49  By contrast, the ECtHR pursues a primarily content-related regulatory approach. Under Rule 33 (1) ECtHR Rules, which fleshes out Article 40 (2) ECHR, documents deposited with the registry by the parties and third parties (be it written party submissions, correspondence, exhibits, etc.) are generally publicly accessible, unless they pertain to friendly settlement negotiations or their contents infringe upon, in the eyes of the president of the chamber, one of the interests worthy of protection mentioned in Rule 33 (2) ECtHR Rules (ie public morals, security, etc.). Nevertheless, a certain type-related differentiation exists also in the procedural law of the ECtHR: Rule 33 (1) ECtHR Rules refers only to documents filed at the registry by the parties and third parties and not to those filed by the court itself (ie correspondence, etc.). This rule distinguishes between external and internal documents and hence looks at a given document’s author before looking at its contents. The Convention for its part does not say that public access pertains only to the external documents. However, it grants the President of the Court a broad leeway to ‘decide otherwise’. This could be seen as the legal basis for the mentioned differentiation in the Rules. In any case, the Court has stated that it will not grant access to internal court documents (ECtHR, Access to Case Files).

(b)  Regulatory Approaches to the Transparency of Documents

50  The judicial output is the most important category of tribunal-related, publicizable information. The rules of international courts and tribunals generally make judgments accessible to the public without further conditions. Often, judgments are publicly pronounced in open hearings (see eg Art 24 (3) first sentence Statute of the Inter-American Court of Human Rights (‘IACtHR’) [1979]; European Union (‘EU’), Art 37 second sentence Statute of the ECJ [2010]; Art 88 (1) ECJ Rules; Art 74 (5) fourth sentence and Art 83 (4) first sentence Rome Statute of the ICC [1998]; Art 58 second sentence and Art 67 ICJ Statute; Arts 94 (2) and 107 (1) ICJ Rules; ICTY, Rule 98ter (a) and Rule 117 (d) Rules of Procedure and Evidence [2015]; Art 30 (4) second sentence and Art 40 (2) Statute of the ITLOS [1982]; Arts 112 (4) second sentence, 124 (2) and 135 (1) ITLOS Rules).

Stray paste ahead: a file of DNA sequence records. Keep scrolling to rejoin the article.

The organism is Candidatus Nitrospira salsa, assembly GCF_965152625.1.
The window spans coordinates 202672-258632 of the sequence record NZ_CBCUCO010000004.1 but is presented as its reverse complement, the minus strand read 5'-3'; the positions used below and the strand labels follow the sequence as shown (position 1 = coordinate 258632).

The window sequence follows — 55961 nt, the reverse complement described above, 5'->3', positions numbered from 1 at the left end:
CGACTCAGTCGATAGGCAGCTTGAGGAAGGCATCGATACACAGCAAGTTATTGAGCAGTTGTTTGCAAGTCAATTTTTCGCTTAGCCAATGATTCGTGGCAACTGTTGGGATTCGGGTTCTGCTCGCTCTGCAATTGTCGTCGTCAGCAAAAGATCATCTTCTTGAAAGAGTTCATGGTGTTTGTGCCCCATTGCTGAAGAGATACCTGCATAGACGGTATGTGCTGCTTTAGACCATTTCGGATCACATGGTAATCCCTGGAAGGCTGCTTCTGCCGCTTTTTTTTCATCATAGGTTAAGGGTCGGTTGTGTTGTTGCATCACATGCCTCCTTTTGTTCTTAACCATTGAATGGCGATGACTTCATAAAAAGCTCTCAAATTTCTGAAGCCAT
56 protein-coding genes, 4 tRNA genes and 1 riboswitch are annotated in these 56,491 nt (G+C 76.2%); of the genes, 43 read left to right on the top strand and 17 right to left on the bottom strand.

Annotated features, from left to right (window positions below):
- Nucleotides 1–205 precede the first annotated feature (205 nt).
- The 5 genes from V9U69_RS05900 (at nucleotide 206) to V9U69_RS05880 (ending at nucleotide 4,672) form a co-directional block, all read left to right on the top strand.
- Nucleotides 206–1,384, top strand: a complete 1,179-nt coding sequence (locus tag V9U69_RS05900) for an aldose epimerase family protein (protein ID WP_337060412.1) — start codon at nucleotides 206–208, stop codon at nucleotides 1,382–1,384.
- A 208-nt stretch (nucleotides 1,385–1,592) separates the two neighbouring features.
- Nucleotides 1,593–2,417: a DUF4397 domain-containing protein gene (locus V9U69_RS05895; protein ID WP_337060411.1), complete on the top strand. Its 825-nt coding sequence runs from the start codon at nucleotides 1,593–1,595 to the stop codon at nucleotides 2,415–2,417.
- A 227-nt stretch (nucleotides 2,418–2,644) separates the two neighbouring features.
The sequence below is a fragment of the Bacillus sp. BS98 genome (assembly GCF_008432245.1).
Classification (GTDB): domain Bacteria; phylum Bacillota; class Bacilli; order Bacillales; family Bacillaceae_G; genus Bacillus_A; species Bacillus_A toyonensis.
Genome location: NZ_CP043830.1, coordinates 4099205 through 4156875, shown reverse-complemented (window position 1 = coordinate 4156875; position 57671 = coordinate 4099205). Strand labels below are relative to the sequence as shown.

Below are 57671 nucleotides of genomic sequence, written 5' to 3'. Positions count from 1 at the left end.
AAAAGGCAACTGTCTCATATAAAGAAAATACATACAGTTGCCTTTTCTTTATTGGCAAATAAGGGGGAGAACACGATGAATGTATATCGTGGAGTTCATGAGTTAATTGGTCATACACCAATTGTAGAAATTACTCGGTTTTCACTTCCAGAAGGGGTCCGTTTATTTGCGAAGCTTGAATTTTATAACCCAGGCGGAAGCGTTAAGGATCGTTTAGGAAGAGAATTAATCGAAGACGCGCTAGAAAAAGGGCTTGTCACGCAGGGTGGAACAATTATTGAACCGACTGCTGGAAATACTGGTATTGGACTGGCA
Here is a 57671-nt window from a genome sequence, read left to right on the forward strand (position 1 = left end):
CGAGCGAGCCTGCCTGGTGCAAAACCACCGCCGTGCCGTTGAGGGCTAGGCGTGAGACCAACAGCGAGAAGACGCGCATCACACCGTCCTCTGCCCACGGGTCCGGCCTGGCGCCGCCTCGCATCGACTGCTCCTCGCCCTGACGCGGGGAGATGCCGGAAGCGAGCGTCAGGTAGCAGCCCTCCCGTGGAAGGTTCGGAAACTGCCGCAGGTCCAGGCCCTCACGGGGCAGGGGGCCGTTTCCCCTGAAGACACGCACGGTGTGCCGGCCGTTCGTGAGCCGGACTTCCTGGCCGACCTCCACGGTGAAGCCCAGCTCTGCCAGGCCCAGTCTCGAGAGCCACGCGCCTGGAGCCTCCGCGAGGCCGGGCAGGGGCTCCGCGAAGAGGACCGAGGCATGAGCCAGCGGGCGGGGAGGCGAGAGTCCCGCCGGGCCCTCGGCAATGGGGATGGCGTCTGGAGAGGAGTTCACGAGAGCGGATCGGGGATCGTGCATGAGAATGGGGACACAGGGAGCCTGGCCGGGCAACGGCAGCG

51  The importance of transparency of the output is also underlined by the fact that even arbitral procedural regimes with a high degree of party-control over transparency such as the ICSID and the PCA Arbitration Rules show some leniency when it comes to the publicity of the awards: Under ICSID, a minimum of transparency is mandatory even when the parties object to the publication of the award. In such a case, ICSID must publish at least ‘excerpts of the legal reasoning of the tribunal’ (ICSID, Rules for the Procedure for Arbitration Proceedings [2006] [‘ICSID Arbitration Rules’], Rule 48 (4) second sentence). The PCA Arbitration Rules, since 2012, provide certain exceptions to the rule that both parties must consent to the publication of an award: A party may now unilaterally publish an award inter alia ‘where and to the extent disclosure is required of [said] party by legal duty’ (Art 34 (5) PCA Arbitration Rules). The provision resolves the potential conflict with domestic Freedom of Information (‘FOI’) laws in favour of access. It shows how the general FOI trend in domestic legal systems (eg Banisar, 2006) has driven pro-transparency changes in international procedural law. This might have far-reaching implications for international arbitral transparency. With regard to future cases, the introduction of Article 34 (5) PCA Arbitration Rules is a potentially great step because it allows a State party – absent any agreement overriding Article 34 (5) – to considerably shape arbitral transparency by means of its domestic legislation.

52  By contrast, the standard of transparency regarding procedural documents other than judgments and decisions is generally lower. Here, a large spectrum exists. Solutions range from no public access as a principle at the WTO (Art 18 (2) first sentence DSU, concerning written submissions) and the ECJ (at least with regard to public access to the case files, see Sweden v API, 2010, para 99; Alemanno and Stefan, 2014, 122). The next grade is limited, legitimate interest-based access to the case files on a case-by-case basis at the European General Court (see in detail EU, Rules of Procedure of the General Court [2018], Art 38 (2)) or delayed public access, subject to a discretionary decision by the court ‘after ascertaining the views of the parties’ at the ICJ (Art 53 (2) ICJ Rules, concerning the pleadings, ie written submissions, and annexes). The highest degrees of transparency are reached where broad and proactive access regarding many categories of documents is granted, based on a ‘package deal’-consent by the parties under the UNCITRAL Transparency Rules (see Art 1 (2), Art 3) and with full-fledged access subject only to clearly circumscribed exceptions at the ECtHR (Art 40 (2) ECHR, ECtHR Rules of Court [2018], Rule 33 (1), (2); see for a comparison Commission v Breyer, 2016, paras 105–17). At international criminal courts, ‘public filings by the parties’ are likewise generally published (Kavran, 2017a, 973).